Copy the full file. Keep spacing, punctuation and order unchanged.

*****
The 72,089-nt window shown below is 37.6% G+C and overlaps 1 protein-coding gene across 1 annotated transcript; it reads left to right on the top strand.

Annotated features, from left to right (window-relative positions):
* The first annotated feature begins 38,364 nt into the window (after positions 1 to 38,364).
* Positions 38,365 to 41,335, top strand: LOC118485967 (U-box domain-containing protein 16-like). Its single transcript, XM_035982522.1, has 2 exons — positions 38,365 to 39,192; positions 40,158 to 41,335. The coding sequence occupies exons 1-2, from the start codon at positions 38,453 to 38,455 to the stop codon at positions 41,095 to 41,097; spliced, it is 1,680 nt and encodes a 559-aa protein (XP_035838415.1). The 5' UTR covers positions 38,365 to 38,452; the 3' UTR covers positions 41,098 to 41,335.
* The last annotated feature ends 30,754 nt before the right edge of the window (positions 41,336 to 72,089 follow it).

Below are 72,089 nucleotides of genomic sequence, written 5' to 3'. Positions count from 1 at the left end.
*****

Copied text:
The 72,089-nt window shown below is 37.6% G+C and overlaps 1 protein-coding gene across 1 annotated transcript; it reads left to right on the top strand.

Annotated features, from left to right (window-relative positions):
* The first annotated feature begins 38,364 nt into the window (after positions 1 to 38,364).
* Positions 38,365 to 41,335, top strand: LOC118485967 (U-box domain-containing protein 16-like). Its single transcript, XM_035982522.1, has 2 exons — positions 38,365 to 39,192; positions 40,158 to 41,335. The coding sequence occupies exons 1-2, from the start codon at positions 38,453 to 38,455 to the stop codon at positions 41,095 to 41,097; spliced, it is 1,680 nt and encodes a 559-aa protein (XP_035838415.1). The 5' UTR covers positions 38,365 to 38,452; the 3' UTR covers positions 41,098 to 41,335.
* The last annotated feature ends 30,754 nt before the right edge of the window (positions 41,336 to 72,089 follow it).

Below are 72,089 nucleotides of genomic sequence, written 5' to 3'. Positions count from 1 at the left end.